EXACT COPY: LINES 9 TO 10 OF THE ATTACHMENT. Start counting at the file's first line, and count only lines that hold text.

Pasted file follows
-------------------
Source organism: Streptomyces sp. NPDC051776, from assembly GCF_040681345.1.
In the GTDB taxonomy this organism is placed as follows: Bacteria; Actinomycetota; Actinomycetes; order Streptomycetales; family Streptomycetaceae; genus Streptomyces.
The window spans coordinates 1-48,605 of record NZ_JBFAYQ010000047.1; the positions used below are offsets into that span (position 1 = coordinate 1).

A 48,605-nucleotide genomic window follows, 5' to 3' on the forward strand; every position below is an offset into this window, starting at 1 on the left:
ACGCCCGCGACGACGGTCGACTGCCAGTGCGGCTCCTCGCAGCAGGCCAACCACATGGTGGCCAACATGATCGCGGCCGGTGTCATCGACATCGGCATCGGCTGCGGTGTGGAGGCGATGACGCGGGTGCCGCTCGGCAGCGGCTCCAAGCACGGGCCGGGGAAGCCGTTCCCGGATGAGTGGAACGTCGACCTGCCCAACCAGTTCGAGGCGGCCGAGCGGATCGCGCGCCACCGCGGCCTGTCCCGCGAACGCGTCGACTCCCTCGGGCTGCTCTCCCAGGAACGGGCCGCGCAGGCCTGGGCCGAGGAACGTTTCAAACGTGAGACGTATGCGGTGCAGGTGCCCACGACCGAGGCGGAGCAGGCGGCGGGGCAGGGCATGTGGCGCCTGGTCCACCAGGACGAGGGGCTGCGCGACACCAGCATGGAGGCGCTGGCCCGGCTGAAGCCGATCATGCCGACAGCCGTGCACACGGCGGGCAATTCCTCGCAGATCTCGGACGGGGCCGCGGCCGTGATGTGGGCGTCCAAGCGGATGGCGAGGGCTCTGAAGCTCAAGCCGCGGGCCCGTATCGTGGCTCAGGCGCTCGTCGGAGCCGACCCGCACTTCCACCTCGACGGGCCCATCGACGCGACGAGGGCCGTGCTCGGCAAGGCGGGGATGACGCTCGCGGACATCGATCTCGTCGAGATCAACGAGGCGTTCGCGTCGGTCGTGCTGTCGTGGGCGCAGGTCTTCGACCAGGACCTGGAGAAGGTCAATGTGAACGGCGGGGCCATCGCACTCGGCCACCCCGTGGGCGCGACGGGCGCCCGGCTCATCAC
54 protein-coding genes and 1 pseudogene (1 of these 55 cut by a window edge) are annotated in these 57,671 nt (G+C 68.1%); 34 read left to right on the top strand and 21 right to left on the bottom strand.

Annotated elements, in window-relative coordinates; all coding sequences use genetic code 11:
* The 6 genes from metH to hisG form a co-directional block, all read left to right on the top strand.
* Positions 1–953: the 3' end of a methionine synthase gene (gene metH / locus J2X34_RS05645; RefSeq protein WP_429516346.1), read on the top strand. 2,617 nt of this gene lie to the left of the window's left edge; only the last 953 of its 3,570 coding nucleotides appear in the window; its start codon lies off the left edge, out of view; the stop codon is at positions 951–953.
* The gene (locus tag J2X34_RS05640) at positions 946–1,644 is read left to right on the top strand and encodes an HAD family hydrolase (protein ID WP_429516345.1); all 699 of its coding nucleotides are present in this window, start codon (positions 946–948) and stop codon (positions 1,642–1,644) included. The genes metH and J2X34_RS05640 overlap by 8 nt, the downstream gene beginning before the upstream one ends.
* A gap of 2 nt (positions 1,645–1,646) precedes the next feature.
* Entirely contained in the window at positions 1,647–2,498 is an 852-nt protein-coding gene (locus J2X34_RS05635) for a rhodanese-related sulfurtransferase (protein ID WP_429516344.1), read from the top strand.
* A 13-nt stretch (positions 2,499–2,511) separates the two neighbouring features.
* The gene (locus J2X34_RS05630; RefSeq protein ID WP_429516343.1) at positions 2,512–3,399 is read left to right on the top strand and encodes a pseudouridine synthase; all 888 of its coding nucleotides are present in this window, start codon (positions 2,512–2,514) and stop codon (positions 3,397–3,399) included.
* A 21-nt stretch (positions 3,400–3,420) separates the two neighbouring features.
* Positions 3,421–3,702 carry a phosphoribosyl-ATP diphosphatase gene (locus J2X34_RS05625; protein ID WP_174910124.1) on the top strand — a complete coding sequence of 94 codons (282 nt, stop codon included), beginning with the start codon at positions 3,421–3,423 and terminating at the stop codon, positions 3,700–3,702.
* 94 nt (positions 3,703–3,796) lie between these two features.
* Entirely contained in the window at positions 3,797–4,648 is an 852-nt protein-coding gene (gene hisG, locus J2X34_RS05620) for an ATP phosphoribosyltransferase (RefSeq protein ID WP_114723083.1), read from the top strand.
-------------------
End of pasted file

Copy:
* Positions 1–953: the 3' end of a methionine synthase gene (gene metH / locus J2X34_RS05645; RefSeq protein WP_429516346.1), read on the top strand. 2,617 nt of this gene lie to the left of the window's left edge; only the last 953 of its 3,570 coding nucleotides appear in the window; its start codon lies off the left edge, out of view; the stop codon is at positions 951–953.
* The gene (locus tag J2X34_RS05640) at positions 946–1,644 is read left to right on the top strand and encodes an HAD family hydrolase (protein ID WP_429516345.1); all 699 of its coding nucleotides are present in this window, start codon (positions 946–948) and stop codon (positions 1,642–1,644) included. The genes metH and J2X34_RS05640 overlap by 8 nt, the downstream gene beginning before the upstream one ends.